RCVS publishes new guidance document to help practices prepare for VetGDP this summer - Veterinary Practice
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RCVS publishes new guidance document to help practices prepare for VetGDP this summer

The introduction of VetGDP means that practices that wish to employ new graduates will need to commit to becoming an RCVS-approved Graduate Development Practice

A new, comprehensive guidance
document
setting out what practices need to know about the forthcoming RCVS
Veterinary Graduate Development Programme (VetGDP) has been published ahead of
its rollout in summer 2021.

The VetGDP
replaces the previous Professional Development Phase (PDP) and aims to support
new graduates in the further development of their clinical and professional
capabilities, resilience and confidence, and to establish a fulfilling career
as a veterinary surgeon. It will do this through providing a meaningful and
effective period of support during the early years of a graduate’s career.

The introduction
of VetGDP means that practices that wish to employ new graduates will need to
commit to becoming an RCVS-approved Graduate Development Practice, with a
VetGDP Adviser in place who can provide one-to-one support for new veterinary
graduates to further develop their knowledge, skills and confidence in the
workplace. Although VetGDP officially starts this summer, practices who employ graduates this year will have
until December 2021 to achieve the status, provided they have someone who has
started and actively engaged with VetGDP Adviser training and that the VetGDP
Adviser and practice have committed to supporting their new graduate.

In preparation for
this, the new guidance includes information practices need to know in order to get ready for VetGDP,
including the programme structure, how to implement the scheme, further
information about the online e-portfolio graduates will need to complete and
the process for completion of the programme.

Particularly
important are the details about the critical role of the VetGDP Adviser, as
each participating practice will need to have one in place. The guidance
includes information for prospective VetGDP Advisers on the types of support
activities they should be prepared to provide for their new graduate, and
details about the e-learning which all VetGDP Advisers will undertake to
prepare them to do this.

Following feedback from the
profession, the guidance also introduces a new locum VetGDP Adviser role. This
role will provide support to graduates in practices or workplaces in
exceptional circumstances, for example where the VetGDP Adviser has left
unexpectedly and cannot be replaced straight away. When prospective VetGDP
Advisers start the e-learning they will also have the option to volunteer to
become a locum VetGDP Adviser to provide support to graduates in that
situation, within their local area.

At the meeting of RCVS Council
on Thursday 18 March, members also approved changes to the RCVS Code of Professional Conduct to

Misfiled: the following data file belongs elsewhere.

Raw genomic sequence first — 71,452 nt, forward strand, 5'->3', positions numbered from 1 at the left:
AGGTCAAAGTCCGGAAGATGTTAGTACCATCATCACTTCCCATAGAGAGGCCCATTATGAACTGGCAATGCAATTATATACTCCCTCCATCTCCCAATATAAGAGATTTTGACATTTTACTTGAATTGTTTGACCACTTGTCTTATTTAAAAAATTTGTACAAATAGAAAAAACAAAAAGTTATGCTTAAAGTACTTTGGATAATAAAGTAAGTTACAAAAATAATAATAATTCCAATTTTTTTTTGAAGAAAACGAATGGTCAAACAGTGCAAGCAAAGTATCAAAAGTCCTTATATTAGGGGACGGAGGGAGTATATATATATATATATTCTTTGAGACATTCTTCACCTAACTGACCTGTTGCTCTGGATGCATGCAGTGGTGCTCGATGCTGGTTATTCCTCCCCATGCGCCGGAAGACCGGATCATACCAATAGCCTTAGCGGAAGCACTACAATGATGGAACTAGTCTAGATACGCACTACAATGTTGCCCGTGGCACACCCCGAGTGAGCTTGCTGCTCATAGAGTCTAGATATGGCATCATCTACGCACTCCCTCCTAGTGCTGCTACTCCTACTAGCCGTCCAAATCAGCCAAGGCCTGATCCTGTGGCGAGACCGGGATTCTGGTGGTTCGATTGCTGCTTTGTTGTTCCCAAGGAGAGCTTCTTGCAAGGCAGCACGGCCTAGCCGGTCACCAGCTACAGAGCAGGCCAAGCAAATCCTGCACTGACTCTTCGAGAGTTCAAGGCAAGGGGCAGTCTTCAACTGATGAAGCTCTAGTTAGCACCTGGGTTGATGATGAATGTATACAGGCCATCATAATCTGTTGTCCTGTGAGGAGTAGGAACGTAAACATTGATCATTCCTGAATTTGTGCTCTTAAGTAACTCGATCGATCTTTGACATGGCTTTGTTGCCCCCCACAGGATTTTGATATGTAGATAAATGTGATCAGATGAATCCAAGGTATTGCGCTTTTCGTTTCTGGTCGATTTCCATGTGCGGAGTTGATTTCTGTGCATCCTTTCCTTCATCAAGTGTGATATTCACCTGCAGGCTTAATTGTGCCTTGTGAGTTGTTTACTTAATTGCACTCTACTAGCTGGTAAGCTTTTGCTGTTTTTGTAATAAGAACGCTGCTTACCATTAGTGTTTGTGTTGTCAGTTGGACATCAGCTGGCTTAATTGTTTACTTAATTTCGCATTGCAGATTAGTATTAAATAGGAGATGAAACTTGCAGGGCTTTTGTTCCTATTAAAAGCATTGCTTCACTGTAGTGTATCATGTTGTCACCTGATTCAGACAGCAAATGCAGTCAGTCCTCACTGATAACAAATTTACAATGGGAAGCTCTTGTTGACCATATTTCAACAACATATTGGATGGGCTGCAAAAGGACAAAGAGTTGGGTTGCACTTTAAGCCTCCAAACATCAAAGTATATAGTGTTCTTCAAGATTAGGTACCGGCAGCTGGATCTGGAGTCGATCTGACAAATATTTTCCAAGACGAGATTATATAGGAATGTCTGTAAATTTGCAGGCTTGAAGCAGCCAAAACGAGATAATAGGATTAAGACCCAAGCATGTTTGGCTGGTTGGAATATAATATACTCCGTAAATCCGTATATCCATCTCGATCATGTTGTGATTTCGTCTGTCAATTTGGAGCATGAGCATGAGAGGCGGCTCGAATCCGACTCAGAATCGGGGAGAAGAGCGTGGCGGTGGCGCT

reflect some of the new obligations for veterinary graduates, VetGDP Advisers
and other veterinary colleagues under the programme. This guidance makes clear
that the programme is led jointly by the graduate and their VetGDP Adviser who
has agreed to be the primary person providing support to the graduate(s)
enrolled in the VetGDP in their workplace. The practice/workplace, via the
senior veterinary surgeon, also has a responsibility for allowing the
graduate and VetGDP Adviser protected time for support activities.

Dr Sue Paterson
FRCVS, Chair of the RCVS Education Committee, said: “VetGDP builds on what we
all do in practice every day when we have a new graduate – we build their
confidence by starting with simple, straightforward tasks, and move through to
more complex tasks as their knowledge and experience grows. The VetGDP will
support graduates through that process while also providing the VetGDP Advisers
with the appropriate skills and knowledge to maximise that support.

“The transition
from being a student to a veterinary graduate can be truly daunting and I
certainly remember in my first few months of practice how important the support
of a more experienced colleague was, to help me reflect and learn from my
mistakes, as well as celebrate my successes.

“Working with
their VetGDP Adviser, new graduates will be able to decide where they want to
focus and where they need support. It will enable the graduates to hone their
skills in all the day-to-day activities they need to do in practice. Building
their confidence means they will develop more quickly into competent, resilient
members of the veterinary team.

“This new and
comprehensive programme guide will provide practices with an overview of what
they need to do to prepare for their veterinary graduate recruitment this
summer and demonstrate how VetGDP will benefit all parties – the graduate, the
practice, the wider profession and the animals we care for.”

To complement its publication,
the RCVS will be holding an interactive workshop on the VetGDP guidance, with
time dedicated to answering any questions that practices and members of the
profession may have. This will be held online at 12pm on Wednesday 31 March
and will also be recorded for those who are unable to attend live.

You can register for the event online and will be able to submit questions in advance
during the registration process, as well as asking questions during the event.

The guidance can be downloaded
in PDF format from the RCVS website.

Those with any questions about
VetGDP should contact the RCVS Education Team on vetgdp@rcvs.org.uk.

Veterinary Practice

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